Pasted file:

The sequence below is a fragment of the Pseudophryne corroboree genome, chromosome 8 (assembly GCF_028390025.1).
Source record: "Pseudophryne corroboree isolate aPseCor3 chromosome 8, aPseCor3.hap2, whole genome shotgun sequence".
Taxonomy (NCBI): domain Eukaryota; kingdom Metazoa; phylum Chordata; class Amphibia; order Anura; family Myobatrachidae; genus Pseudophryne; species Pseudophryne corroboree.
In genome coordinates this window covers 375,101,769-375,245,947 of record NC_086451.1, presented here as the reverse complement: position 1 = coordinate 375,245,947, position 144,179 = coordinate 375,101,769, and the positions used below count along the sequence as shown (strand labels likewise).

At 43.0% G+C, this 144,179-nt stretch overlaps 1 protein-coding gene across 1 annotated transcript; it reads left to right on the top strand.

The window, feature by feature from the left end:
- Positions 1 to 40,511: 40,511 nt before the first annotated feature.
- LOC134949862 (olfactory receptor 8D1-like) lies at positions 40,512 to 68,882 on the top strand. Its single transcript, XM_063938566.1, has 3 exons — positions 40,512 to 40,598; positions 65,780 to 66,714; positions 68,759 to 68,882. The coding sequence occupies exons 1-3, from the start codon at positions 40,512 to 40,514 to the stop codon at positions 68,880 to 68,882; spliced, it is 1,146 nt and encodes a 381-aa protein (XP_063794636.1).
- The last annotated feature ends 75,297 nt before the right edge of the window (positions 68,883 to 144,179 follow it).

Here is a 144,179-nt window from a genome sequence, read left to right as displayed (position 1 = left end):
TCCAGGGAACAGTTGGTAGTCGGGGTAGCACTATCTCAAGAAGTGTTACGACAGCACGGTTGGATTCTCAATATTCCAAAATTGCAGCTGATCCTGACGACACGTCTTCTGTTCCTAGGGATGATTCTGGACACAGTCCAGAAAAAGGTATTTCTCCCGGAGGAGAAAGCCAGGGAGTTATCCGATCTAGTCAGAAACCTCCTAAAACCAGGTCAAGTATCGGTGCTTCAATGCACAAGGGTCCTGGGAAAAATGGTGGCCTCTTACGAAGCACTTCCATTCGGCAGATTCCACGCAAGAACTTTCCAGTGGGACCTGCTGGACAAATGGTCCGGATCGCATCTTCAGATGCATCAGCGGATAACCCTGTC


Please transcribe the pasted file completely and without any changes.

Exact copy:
The sequence below is a fragment of the Pseudophryne corroboree genome, chromosome 8 (assembly GCF_028390025.1).
Source record: "Pseudophryne corroboree isolate aPseCor3 chromosome 8, aPseCor3.hap2, whole genome shotgun sequence".
Taxonomy (NCBI): domain Eukaryota; kingdom Metazoa; phylum Chordata; class Amphibia; order Anura; family Myobatrachidae; genus Pseudophryne; species Pseudophryne corroboree.
In genome coordinates this window covers 375,101,769-375,245,947 of record NC_086451.1, presented here as the reverse complement: position 1 = coordinate 375,245,947, position 144,179 = coordinate 375,101,769, and the positions used below count along the sequence as shown (strand labels likewise).

At 43.0% G+C, this 144,179-nt stretch overlaps 1 protein-coding gene across 1 annotated transcript; it reads left to right on the top strand.

The window, feature by feature from the left end:
- Positions 1 to 40,511: 40,511 nt before the first annotated feature.
- LOC134949862 (olfactory receptor 8D1-like) lies at positions 40,512 to 68,882 on the top strand. Its single transcript, XM_063938566.1, has 3 exons — positions 40,512 to 40,598; positions 65,780 to 66,714; positions 68,759 to 68,882. The coding sequence occupies exons 1-3, from the start codon at positions 40,512 to 40,514 to the stop codon at positions 68,880 to 68,882; spliced, it is 1,146 nt and encodes a 381-aa protein (XP_063794636.1).
- The last annotated feature ends 75,297 nt before the right edge of the window (positions 68,883 to 144,179 follow it).

Here is a 144,179-nt window from a genome sequence, read left to right as displayed (position 1 = left end):
TCCAGGGAACAGTTGGTAGTCGGGGTAGCACTATCTCAAGAAGTGTTACGACAGCACGGTTGGATTCTCAATATTCCAAAATTGCAGCTGATCCTGACGACACGTCTTCTGTTCCTAGGGATGATTCTGGACACAGTCCAGAAAAAGGTATTTCTCCCGGAGGAGAAAGCCAGGGAGTTATCCGATCTAGTCAGAAACCTCCTAAAACCAGGTCAAGTATCGGTGCTTCAATGCACAAGGGTCCTGGGAAAAATGGTGGCCTCTTACGAAGCACTTCCATTCGGCAGATTCCACGCAAGAACTTTCCAGTGGGACCTGCTGGACAAATGGTCCGGATCGCATCTTCAGATGCATCAGCGGATAACCCTGTC